A healthy dose of gratitude makes the vagaries of life so much easier to swallow, and cancer is a whammy of a vagary.

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Finding Balance

Give me tuna or prepare yourself for the consequences.
¬†Give me tuna. Now. There is no “or else”.

There’s something going on in the balance of the celestial energy and it’s having a perverse effect on me. I think it began in June when Twitchy arrived. I’ve lived with cats on and off for most of my life, but had never taken on a feral one. Neither of us had any idea what we were getting ourselves into. People who have recently quit smoking should not be expected to have this amount of patience, but six months later, we’ve come a long way. I have very few scratches on my hands and arms, she hasn’t peed in the bed in ages, and when she’s in the mood, she’s almost aggressively cuddly. This is GOOD.

PENTAX DIGITAL CAMERALast week, Karlina came to visit. We’ve known each other for about fifteen years but had never met, I had never even heard her voice. She was my main contact at Sesame Workshop when I was liaison between New York and NHK. As she put it, she inherited me when Veronica (who it turns out is NOT Jewish) got promoted and we were in nearly daily contact by email. She’s been going to Cambodia, where she does good things, now and then for the past ten years and decided to drop by on the way home. We had a grand time, as I knew we would. This is GOOD.

PENTAX DIGITAL CAMERAI’ve also started going to the theater again. I love the theater but had been badly disappointed and painfully overcharged a few times in recent years so pretty much gave up. I knew there was English language community theater, but assumed it was a bunch of ex-pat housewives with zero talent and too much time on their hands. I was wrong. There are some truly gifted actors out there doing it simply for the love of the art and I’ve been lucky to see a good bit of it in the past year. Pictured above is the lovely and talented Rachel Walzer who recently appeared in God of Carnage. I’ve had the pleasure of directing her in narrations but had never seen her perform live. She was GOOD.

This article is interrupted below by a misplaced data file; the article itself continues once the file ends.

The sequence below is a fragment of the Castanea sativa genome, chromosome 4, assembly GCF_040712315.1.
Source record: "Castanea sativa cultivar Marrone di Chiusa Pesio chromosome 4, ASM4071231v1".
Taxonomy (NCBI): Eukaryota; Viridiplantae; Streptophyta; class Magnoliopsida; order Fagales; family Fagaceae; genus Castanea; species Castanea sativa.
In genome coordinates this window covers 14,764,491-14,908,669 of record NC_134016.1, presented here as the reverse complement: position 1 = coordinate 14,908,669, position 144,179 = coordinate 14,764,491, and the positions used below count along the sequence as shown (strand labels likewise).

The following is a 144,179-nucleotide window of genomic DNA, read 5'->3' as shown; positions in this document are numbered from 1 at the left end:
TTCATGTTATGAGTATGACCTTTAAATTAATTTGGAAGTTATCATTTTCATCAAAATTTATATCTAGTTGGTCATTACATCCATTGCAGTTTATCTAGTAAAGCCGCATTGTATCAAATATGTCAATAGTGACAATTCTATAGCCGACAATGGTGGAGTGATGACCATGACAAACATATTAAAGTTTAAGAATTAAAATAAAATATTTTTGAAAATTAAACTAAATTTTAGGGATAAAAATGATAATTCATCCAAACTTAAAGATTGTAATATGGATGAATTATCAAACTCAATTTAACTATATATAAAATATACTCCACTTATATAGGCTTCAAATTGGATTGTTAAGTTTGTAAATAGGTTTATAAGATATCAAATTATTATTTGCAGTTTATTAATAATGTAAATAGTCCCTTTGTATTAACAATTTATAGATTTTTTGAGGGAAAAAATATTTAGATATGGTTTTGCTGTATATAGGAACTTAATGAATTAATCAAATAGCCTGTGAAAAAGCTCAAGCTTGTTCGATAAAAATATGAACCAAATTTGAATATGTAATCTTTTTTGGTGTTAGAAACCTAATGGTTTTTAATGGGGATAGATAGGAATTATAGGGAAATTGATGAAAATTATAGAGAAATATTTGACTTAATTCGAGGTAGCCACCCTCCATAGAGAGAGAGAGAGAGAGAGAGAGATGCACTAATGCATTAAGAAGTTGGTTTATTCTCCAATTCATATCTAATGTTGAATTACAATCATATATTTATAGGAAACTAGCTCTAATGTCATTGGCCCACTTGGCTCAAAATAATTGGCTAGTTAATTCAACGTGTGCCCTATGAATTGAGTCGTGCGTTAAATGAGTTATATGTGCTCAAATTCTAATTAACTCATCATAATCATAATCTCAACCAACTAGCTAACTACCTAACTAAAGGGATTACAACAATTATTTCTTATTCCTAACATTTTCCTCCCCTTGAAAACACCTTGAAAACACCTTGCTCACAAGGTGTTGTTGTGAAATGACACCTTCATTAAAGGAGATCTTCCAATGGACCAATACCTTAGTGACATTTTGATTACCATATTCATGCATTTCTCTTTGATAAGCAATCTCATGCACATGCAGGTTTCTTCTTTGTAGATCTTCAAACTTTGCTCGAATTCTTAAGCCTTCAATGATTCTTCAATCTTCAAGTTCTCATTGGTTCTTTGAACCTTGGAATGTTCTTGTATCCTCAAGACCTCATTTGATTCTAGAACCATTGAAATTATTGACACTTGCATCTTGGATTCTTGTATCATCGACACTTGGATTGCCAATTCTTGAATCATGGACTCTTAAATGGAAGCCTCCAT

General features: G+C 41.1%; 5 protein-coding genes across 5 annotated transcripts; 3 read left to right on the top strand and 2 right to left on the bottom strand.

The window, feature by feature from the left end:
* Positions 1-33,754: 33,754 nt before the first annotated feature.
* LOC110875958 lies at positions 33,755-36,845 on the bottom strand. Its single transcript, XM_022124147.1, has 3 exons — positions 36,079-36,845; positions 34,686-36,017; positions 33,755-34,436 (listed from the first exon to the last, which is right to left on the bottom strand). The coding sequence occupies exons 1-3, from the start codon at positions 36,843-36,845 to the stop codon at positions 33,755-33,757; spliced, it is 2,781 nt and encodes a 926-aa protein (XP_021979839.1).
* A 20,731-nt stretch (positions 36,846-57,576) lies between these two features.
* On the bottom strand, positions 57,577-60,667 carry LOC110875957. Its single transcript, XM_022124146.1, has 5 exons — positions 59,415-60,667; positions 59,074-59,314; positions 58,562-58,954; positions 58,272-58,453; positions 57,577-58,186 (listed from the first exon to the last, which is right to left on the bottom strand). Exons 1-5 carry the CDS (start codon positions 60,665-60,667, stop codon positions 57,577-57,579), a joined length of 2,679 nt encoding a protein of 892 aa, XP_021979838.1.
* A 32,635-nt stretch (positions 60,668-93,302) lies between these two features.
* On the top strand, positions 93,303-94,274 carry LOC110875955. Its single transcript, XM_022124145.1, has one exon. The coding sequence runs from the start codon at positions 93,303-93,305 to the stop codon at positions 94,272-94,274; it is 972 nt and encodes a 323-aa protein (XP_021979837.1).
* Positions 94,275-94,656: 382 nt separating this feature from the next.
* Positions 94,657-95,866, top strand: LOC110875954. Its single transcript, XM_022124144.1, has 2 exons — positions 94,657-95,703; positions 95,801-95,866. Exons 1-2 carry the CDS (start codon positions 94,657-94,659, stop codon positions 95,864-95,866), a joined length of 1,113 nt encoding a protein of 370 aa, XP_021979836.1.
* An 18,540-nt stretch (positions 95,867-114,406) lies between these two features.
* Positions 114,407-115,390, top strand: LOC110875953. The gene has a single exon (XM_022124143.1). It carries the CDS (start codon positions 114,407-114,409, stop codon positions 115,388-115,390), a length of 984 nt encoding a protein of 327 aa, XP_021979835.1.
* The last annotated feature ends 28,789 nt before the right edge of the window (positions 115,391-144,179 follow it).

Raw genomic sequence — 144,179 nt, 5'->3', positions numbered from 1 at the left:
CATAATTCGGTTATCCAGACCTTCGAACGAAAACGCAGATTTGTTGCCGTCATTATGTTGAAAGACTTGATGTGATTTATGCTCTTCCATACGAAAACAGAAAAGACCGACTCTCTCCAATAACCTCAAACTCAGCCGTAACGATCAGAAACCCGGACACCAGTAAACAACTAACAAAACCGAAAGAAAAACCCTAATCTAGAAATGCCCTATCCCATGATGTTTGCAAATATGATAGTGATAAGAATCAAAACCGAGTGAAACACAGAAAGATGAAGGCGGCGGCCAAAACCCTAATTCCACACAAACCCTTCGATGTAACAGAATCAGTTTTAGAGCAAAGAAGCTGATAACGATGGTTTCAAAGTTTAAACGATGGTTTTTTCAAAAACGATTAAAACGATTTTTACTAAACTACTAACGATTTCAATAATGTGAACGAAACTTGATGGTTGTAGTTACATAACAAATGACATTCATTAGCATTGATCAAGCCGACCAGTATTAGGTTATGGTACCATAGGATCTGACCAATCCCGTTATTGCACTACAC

A friend and I had a discussion about whether there is energy because there is life or there is life because there is energy. I’m a supporter of the former; I believe energy is created when life begins. My friend believes energy continues when life no longer exists. I’m starting to think maybe he’s right, but not in a reincarnation sort of sense. Maybe when life is gone, its energy goes someplace else. Maybe it does create new life. That’s possible, but maybe it does something else. It might become an idea or inspire someone to do something great. Maybe it makes the bread rise or the rain fall or the flowers bloom or the sun set. Or maybe it inspires just the right amount of empathy and kindness at just the right time to make a difference in someone’s life. That would be GREAT.